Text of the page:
not to want mil to buy ds a present when it is dd birthday(57 Posts)
It is my dd 1st birthday at the weekend and I've gone through 2 hour tantrums when I took my ds (3) to buy his sister a present and he didn't get one. I've had to keep telling him all week he can't unwrap her presents and play with them. I want him to learn its not all aboout receiving and sometimes you have to give. Then last nigh MIL calls to say shes got him a present so he doesn't feel left out . If I dont allow her to give it to him she will be in a mood the whole party and ruin that.
He's still probably a bit little to really understand birthdays properly! Why don't you ask your MIL to give him his present before the party and in private, and just present it as a gift from gran. He'll be happy, she'll be happy and no-one else will ever be the wiser.
So I suppose I think you are being a little unreasonable (but can see there may be other issues over control and MILs underlying this )
You are not being unreasonable in the slightest, this used to really get my goat with my exdp's sisters children (my 'nephews')
The eldest child was 30 months older than the youngest, and he kicked off on the first birthday, so he got bought a present (sure, teach child that kick off=present, even on someone elses birthday)
We were even asked to buy two small presents instead of one big one
3 is not too young to understand birthdays, ds is going to be 3 in december and he understands that when it is someone elses birthday then it isn't for him.
I think as MIL has already bought a present then maybe she should give him it after the party, or save it for another day, but I don't see it's fair, presents aren't for any old reason, they are for xmas and birthdays. If bought at any other time they should be bought for both children, so DS should not be getting a present if DD isn't unless it is their birthday!
ffs - he is 3. What do you expect, of course he is going to get upset when his sister gets a load of pressies.
Grandma is completly right - give him something so he does not feel left out.
I don't really think YABU but I think that it might be one of those battles that is best not to fight. My MIL does this for my DD (who is now 3) but not for my DS (who is 6). So when it was DS's 4th birthday and DD was 9 months, DD got a present, whereas when DD was 1 and DS was 4.3 he got nothing. really don't get this because obviously a 9mo is pretty oblivious to all this. But that has also been the pattern for the subsequent two years. Although bizarrely every year DD gets a rag doll. I have not said anything because I think DS is actually totally unaware of it.
"What do you expect, of course he is going to get upset when his sister gets a load of pressies."
And how about next year when he is four?? and remembers that on his sisters birthday he got a present too. Or how about the daughter? When she is 3 should she be getting a present on the sons birthday?? That will be the sons 5th birthday will it not?? So on her 4th he will expect a present, and on, and on, and on. When do you stop.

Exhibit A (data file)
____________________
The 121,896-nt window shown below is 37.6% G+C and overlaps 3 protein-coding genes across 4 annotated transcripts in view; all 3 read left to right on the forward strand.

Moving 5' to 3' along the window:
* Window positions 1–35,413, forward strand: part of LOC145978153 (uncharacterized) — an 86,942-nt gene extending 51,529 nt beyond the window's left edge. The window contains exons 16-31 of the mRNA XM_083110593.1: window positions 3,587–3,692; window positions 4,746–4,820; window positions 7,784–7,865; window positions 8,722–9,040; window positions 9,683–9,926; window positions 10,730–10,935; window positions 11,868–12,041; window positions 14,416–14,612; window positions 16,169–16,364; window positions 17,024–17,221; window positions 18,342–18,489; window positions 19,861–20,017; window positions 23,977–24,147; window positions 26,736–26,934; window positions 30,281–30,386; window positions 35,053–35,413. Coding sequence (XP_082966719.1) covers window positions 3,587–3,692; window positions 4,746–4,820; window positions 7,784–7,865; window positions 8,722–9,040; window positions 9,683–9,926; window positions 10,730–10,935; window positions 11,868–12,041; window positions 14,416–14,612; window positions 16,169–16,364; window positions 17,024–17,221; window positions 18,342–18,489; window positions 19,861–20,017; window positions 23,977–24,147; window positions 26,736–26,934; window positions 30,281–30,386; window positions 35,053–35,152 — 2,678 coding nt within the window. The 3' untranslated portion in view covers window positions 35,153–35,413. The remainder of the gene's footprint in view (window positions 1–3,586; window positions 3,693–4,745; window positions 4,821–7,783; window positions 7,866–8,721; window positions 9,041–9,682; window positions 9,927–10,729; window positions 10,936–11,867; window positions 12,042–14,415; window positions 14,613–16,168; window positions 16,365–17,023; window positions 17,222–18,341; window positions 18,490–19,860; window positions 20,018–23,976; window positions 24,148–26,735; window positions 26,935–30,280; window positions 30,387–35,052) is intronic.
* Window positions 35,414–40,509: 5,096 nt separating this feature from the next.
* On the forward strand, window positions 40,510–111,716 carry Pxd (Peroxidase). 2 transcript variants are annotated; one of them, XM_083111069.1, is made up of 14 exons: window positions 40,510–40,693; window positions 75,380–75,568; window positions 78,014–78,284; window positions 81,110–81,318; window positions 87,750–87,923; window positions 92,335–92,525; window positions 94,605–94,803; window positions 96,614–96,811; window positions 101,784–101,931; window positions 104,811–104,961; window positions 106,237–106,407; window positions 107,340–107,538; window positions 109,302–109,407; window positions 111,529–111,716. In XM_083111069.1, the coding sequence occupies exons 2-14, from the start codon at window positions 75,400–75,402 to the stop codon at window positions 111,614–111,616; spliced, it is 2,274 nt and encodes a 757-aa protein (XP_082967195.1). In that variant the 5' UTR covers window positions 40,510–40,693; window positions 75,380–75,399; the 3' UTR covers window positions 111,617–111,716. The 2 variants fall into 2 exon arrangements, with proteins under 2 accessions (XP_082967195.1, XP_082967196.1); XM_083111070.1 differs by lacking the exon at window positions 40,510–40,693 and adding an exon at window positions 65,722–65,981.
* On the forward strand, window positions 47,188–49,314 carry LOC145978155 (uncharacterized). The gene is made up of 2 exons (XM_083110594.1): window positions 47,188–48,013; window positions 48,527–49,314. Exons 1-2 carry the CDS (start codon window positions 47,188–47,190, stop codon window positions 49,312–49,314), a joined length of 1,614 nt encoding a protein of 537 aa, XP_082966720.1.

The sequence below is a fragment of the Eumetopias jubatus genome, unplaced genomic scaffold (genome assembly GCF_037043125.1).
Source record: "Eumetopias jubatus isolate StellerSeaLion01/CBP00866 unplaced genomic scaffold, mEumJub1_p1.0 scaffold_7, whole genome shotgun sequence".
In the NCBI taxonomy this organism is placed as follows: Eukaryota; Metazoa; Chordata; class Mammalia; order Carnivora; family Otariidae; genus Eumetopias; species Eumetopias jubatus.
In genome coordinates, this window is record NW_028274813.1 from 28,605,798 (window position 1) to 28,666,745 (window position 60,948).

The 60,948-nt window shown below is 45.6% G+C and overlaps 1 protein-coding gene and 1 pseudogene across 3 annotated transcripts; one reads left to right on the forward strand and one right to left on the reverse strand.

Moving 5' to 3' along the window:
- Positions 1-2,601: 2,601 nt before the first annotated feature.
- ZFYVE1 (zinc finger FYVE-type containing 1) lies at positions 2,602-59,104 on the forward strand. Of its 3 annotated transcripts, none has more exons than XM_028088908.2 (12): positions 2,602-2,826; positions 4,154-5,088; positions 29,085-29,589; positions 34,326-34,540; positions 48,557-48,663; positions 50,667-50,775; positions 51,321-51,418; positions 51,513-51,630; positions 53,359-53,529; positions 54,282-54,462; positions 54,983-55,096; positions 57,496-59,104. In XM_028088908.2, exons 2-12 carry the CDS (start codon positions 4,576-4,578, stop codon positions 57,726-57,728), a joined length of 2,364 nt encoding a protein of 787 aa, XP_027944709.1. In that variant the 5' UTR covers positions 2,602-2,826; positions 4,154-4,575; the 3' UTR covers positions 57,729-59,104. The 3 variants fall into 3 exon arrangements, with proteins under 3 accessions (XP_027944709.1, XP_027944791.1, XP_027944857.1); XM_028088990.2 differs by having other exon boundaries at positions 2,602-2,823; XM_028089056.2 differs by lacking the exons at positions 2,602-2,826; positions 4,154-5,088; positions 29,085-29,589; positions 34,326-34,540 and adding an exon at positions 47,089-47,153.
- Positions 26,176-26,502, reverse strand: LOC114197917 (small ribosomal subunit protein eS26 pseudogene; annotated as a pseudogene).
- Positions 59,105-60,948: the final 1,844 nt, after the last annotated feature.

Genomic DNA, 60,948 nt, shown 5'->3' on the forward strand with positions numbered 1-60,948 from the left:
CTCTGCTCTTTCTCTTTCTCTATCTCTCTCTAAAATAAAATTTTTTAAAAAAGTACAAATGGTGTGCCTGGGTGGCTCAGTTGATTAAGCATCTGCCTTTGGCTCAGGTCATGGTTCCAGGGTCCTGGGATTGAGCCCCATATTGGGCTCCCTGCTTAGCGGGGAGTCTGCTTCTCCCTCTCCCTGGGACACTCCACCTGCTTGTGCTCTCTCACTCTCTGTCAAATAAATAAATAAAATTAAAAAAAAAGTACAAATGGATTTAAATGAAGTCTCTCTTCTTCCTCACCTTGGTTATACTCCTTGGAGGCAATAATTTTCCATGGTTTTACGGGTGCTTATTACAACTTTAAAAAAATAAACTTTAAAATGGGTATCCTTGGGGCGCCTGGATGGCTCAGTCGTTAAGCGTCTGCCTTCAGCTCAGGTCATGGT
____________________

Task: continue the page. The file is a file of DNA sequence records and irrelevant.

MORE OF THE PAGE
I'd nip it in the bud and not bother starting now. Teach your children to be appreciative of what they get and not spoiled because someone else is getting something.
I also think 3 is old enough to cope, without getting a present on someone else's birthday.
DS copes, and he has it tough as it is dd's birthday, 1 week later it's dh's, 9 days later it's mine. Then he has to wait a month for his.
my dad (absent father!) always sent a small pressi for me at my bothers birthday as it was same week as my mums too. he still sent for her btw. so i didn't feel left out, didn't affect me! enjoyed the extra surprise gift and helped me understand giving in a roundabout way. dad always sent for my bruv at my birthday too! we're all well adjusted and not deamanding pressies at others birthdays!!!
No, YANBU, I don't think you should get into the habit. Tell MIL about the tantrum etc and that you ahve decided to nip it in the bud. If she sulks, tell her to eff off home!
Thanks for advise think will see if she will give it to me so I can just slip it in with his things or save it for when he deserves a present - I just want him and eventualy dd to appreciate lifes not always about gwtting presents and if I allow it this year I'm setting a president even if some think he's too young to understand.
My dd's (now 8 and 5), have always let each other share the unwrapping of their birthday presents. They both understand who the present belongs to, but once they are open they also play with them together. The same way they share all their toys. They are quite happy for each other to play with their new toys.
Sorry but children need to learn that not EVERYTHING in life is about them ......sorry if that sounds harsh!
Well personally i like my children to share, it was ds's 5th birthday the other week & myself & my mum brought dd (20 months) a little present to unwrap.
It worked out really well. dd really enjoyed it & ds was very happy.
Ds was actually getting dd involved in the end & passing her the odd present to open for him